Salmonella could be a health risk in raw chocolate, according to the National Confectioners Association. While raw chocolate is not legally classified, many manufacturers produce it using temperatures below 42°C and without roasting the cocoa beans, which could also mean Salmonella is not destroyed. The NCA suggests manufactures institute measures to eradicate Salmonella in raw chocolate.
Halloween confectionery sales grew 3.8% over last year to $4 billion, far outpacing NCA's estimate of 1% growth, driven largely by strong promotions and merchandising. Chocolate, which accounted for 55% of sales, grew 5.2% and non-chocolate candy, with 33% of the sales, grew 4.9%. NCA's Larry Wilson recommends that retailers set up displays early to garner repeat sales. And the fact that Halloween 2014 will fall on a Friday, "that's big for Halloween. That means not only trick-or-treating and maybe later trick-or-treating; it also means a lot of parties," Wilson said.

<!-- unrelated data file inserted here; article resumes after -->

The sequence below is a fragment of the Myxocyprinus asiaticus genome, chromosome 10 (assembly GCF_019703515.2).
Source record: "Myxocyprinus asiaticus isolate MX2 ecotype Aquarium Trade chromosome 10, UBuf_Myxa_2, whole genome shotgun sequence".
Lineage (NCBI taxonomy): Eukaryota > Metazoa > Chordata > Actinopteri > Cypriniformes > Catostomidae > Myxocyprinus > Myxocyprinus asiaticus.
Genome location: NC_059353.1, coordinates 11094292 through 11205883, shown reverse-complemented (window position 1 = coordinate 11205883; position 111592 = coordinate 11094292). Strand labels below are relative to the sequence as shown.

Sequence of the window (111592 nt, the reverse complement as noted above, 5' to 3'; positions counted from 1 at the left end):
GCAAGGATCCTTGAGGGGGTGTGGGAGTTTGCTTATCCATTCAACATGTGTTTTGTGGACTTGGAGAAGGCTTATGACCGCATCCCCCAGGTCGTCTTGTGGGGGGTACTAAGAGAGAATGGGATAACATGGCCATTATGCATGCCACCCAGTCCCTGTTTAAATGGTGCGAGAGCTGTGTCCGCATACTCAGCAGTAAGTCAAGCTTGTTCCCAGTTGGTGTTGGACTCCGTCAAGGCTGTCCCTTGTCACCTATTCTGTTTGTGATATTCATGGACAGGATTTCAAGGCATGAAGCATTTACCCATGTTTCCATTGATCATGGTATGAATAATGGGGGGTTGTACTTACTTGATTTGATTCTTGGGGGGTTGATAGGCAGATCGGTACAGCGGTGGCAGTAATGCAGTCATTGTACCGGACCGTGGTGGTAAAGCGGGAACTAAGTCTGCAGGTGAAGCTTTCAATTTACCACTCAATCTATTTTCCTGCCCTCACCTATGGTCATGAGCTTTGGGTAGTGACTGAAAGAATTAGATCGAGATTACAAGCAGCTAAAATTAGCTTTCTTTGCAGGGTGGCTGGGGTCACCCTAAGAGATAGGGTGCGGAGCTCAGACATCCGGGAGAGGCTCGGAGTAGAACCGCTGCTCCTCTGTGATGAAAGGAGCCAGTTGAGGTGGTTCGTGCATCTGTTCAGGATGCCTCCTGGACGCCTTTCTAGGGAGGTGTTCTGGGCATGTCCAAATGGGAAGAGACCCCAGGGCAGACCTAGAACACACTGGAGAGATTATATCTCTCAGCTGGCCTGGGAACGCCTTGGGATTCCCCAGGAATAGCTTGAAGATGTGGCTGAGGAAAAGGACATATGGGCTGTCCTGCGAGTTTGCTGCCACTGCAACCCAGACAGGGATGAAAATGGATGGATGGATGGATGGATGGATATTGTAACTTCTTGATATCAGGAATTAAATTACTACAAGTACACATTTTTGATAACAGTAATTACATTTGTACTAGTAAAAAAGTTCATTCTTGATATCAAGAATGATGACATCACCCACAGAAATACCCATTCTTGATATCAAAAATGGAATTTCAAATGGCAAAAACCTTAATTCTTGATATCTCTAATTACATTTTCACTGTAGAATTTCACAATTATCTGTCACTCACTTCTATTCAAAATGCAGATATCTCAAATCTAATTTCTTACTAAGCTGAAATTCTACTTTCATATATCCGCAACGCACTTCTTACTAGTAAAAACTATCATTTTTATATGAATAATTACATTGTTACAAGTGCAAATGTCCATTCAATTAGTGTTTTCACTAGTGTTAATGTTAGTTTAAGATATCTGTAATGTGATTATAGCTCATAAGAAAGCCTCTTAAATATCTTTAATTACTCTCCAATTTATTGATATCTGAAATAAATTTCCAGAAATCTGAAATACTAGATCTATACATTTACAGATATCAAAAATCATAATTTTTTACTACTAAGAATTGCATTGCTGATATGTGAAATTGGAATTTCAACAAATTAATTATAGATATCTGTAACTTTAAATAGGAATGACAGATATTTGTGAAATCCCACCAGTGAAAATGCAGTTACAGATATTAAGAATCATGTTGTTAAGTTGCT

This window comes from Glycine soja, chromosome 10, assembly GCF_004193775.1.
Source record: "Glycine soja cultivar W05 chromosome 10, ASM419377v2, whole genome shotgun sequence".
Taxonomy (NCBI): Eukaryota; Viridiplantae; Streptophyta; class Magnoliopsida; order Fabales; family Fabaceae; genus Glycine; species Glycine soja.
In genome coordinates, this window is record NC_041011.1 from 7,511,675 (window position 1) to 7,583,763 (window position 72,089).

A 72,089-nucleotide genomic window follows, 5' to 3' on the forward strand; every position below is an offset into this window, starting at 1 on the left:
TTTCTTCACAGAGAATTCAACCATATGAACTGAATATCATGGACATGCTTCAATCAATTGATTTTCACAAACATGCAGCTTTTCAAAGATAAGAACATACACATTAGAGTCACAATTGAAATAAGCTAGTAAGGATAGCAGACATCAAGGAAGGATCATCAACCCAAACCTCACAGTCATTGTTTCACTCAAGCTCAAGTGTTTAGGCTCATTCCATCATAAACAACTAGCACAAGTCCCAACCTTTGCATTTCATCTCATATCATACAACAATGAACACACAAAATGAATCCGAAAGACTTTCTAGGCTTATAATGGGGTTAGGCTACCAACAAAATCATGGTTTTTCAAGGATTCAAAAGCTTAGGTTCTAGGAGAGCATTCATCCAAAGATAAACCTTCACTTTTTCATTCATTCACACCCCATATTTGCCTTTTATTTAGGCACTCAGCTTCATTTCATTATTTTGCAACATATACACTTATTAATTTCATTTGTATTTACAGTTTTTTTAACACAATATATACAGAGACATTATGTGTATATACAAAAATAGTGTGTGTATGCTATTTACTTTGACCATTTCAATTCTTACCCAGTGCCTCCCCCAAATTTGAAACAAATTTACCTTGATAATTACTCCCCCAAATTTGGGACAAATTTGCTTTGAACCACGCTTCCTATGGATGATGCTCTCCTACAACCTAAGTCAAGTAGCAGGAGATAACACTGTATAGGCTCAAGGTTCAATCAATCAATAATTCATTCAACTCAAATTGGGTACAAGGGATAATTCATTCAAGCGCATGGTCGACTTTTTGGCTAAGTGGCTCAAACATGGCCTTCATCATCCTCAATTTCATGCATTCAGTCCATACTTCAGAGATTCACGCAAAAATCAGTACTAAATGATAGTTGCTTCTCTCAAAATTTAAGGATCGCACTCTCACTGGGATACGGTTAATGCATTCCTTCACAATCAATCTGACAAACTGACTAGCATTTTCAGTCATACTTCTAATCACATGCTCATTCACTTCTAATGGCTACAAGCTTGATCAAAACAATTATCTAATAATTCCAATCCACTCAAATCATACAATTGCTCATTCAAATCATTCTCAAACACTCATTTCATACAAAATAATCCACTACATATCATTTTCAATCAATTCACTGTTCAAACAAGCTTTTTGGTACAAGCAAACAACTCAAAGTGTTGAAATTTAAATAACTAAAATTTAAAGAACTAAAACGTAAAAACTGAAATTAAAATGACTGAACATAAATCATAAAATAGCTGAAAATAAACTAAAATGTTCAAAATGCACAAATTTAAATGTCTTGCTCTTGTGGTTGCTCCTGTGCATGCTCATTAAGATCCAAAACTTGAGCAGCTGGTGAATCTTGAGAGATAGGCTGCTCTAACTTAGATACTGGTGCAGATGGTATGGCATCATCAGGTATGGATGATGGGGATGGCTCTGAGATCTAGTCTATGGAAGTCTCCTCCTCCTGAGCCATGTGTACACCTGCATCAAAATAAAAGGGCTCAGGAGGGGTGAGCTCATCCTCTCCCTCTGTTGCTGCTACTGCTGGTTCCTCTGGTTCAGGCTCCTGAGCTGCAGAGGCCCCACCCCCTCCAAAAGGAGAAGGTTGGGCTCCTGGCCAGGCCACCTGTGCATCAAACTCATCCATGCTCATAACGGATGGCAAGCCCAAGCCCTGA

Even though many people vow to give up chocolate during Lent, "Lent doesn't have an overall effect on the sale of chocolate," said NCA's Susan Whiteside. One reason is the strength of Easter candy sales. "Based on polls, the most popular Easter candy is the chocolate bunny," Whiteside said. "Then come chocolate eggs, jelly beans and marshmallow candy such as Peeps."
Some 3,300 new candy products were launched last year, the NCA reports. The new products were a mix of chocolate and nonchocolate candies, with gourmet chocolate confections showing some of the strongest sales.
Candy companies continue to introduce new novel sweets, as well as twists on classic products, such as chocolate Peeps and chewy Lemonheads. "As the American palate becomes more diverse, candy manufacturers continue to reinvent the classics and introduce innovative candy creations to satisfy the most sophisticated taste buds and please the ordinary appetite," says NCA's Susan Fussell.